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Date Posted: 13:11:11 03/14/02 Thu
I am in need of ideas for school dresses. Two of the students are in a wheel chair. So I was thinking an A-line style dress would be easier for them. Would it look to old for the rest of the children- ages 9 on up? This is a non competitive group. What colors?
-Our dancing school uses the A-line type, you can see some of them here. We like them a lot, they are light, easy to care for, and contempory.
-My opinion is that A-line dresses are preferable for younger dancers as two-piece outfits (skirts and blouses/vests, etc.) tend to come undone on so many of them. However, a modified A-line (one that flares so it is nice and wide at the hem) will be better. A school near us has an A-line type dress that is too narrow at the hem, and rides up or seems to bind when the dancers kick. The wider skirt also looks more graceful, from my point of view. A narrower dress will also tend to ride up on the girls in wheelchairs. One thing that will make this look seem graceful, is if you use a more stretchy fabric rather than cotton. One of my favorite looks is from some school in the states that has an A-line type beginner dress with a shawl that hangs down from both shoulders - a sort of loop from shoulder to shoulder in back. Very pretty and graceful and not in the dancers' way. (Having watched their dancers, though, I do feel the skirt is too narrow - when the kids kick you see more than you want to of their undies.)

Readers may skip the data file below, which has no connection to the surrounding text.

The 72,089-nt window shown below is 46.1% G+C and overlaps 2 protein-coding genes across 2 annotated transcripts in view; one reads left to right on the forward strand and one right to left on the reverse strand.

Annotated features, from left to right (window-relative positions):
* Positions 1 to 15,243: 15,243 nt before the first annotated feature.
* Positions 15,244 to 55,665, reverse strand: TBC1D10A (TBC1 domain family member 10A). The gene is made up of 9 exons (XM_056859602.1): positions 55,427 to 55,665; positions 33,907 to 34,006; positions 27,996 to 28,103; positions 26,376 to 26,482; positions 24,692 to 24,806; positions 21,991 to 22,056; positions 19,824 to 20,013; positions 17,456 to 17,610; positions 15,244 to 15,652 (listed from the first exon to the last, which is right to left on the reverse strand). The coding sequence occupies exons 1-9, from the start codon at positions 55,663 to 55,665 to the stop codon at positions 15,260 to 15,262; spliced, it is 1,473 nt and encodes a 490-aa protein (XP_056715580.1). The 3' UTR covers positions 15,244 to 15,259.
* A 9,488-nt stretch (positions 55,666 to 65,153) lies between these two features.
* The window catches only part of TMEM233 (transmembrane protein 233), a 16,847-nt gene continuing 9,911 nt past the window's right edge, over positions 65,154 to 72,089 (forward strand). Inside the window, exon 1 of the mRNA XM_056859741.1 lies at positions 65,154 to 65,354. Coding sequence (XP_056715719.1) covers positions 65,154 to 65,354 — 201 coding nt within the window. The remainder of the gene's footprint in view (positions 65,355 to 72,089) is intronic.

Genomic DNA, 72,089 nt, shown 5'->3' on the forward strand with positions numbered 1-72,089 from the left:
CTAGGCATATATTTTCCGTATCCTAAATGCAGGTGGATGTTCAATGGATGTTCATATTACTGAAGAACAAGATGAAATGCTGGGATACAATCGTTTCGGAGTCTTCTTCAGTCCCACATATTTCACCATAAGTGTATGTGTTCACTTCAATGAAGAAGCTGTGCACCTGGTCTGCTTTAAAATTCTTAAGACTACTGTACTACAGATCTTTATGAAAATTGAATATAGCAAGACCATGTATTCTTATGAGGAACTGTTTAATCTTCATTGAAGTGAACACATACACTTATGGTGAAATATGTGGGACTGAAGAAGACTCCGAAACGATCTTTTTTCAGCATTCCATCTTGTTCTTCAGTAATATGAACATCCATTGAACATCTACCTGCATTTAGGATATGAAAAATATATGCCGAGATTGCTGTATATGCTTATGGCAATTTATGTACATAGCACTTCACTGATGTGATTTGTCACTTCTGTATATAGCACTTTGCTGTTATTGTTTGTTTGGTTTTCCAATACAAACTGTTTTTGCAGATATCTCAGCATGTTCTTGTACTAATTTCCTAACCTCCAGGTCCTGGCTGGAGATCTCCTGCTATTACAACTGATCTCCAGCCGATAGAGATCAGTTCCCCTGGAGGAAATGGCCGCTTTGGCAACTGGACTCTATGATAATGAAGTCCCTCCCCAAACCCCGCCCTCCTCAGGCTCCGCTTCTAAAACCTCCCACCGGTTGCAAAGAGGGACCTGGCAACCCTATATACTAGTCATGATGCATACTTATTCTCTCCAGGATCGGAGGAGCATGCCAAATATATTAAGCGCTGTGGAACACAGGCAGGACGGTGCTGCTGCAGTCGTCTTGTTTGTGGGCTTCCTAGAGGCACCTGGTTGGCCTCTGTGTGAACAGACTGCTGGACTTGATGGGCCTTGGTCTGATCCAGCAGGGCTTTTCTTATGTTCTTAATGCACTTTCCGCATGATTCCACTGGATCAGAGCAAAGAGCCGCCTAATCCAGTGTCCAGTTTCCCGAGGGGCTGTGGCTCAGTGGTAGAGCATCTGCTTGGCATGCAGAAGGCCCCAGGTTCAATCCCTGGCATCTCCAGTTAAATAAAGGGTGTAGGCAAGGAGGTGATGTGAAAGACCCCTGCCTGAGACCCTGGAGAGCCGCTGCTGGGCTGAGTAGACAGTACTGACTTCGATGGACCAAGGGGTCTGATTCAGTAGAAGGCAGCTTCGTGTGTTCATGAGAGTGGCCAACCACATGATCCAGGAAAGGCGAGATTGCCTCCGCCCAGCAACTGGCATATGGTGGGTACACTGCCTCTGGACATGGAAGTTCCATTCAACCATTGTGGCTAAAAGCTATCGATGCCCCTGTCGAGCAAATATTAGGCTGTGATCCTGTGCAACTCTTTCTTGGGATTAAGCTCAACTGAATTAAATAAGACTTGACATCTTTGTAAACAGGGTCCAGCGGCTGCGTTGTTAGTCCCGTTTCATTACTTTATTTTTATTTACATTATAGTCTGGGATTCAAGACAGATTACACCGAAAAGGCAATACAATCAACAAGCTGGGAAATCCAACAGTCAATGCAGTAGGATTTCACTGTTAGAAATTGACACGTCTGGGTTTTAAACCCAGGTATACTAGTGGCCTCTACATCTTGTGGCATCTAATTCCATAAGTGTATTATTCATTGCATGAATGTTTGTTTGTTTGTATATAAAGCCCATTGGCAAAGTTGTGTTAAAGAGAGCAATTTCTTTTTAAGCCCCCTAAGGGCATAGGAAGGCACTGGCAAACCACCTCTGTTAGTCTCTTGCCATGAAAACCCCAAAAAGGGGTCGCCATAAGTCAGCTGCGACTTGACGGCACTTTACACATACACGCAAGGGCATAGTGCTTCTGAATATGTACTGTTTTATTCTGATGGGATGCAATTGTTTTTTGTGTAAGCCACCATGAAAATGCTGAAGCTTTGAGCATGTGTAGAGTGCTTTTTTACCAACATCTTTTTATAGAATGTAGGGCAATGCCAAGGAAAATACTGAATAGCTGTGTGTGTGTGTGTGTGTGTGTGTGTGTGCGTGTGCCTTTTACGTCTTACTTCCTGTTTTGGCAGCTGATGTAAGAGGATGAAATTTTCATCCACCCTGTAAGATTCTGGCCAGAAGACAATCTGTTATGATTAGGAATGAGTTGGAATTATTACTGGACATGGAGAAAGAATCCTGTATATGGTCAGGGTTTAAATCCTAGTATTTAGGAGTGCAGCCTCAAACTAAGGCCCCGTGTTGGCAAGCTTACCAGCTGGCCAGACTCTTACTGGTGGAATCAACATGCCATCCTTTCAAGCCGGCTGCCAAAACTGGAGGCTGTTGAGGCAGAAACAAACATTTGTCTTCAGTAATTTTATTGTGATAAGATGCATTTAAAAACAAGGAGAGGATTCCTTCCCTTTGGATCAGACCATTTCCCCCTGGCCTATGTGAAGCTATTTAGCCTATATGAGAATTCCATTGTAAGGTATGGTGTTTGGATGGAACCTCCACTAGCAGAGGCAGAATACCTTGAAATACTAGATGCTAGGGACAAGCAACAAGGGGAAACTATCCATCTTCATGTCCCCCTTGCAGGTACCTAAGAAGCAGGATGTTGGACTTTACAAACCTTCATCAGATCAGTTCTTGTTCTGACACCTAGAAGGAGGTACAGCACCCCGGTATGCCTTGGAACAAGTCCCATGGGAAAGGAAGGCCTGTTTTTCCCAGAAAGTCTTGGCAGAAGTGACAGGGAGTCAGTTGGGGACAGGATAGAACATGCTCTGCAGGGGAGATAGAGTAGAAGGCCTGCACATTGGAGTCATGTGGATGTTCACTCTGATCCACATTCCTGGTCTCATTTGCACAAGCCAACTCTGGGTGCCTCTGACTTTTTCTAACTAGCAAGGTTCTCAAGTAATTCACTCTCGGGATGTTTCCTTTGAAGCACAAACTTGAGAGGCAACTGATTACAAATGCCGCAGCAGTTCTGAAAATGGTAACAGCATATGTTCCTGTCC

-My opinion is that this sort of dress will only look too "old" if it is too short. One caveat, if you have any dancers who are heavy, the A-line is far less flattering than a dress with a waist. In fact, if you aren't careful the dancers can end up looking like stuffed sausages - and I speak as a mom with a heavier child. If someone suggested she have to wear one of these styles I'd probably cry.
--...And If your child is heavy this style can look nice if it fits properly. A princess line dress or jumper with a full skirt is flattering on most children, provided it is not too tight and the waistline shaping falls in the right place. Too often people look at only the circumference measurements, ignore the back waist length measurement, and end up with the waistline shaping at high hip level.This is especially common with a heavier child (I have 2) who may need a size 14 around but only a 10 for length. Make sure of the fit and you'll be OK. By checking the finished skirt width on any pattern you are considering you will be able to get the fullness you need. In regards to fitting children who use wheelchairs, you will need to fit the dress to the child while she is seated in her chair for graceful coverage and comfort. The dress might look different on a hanger, but will fit the child when seated.
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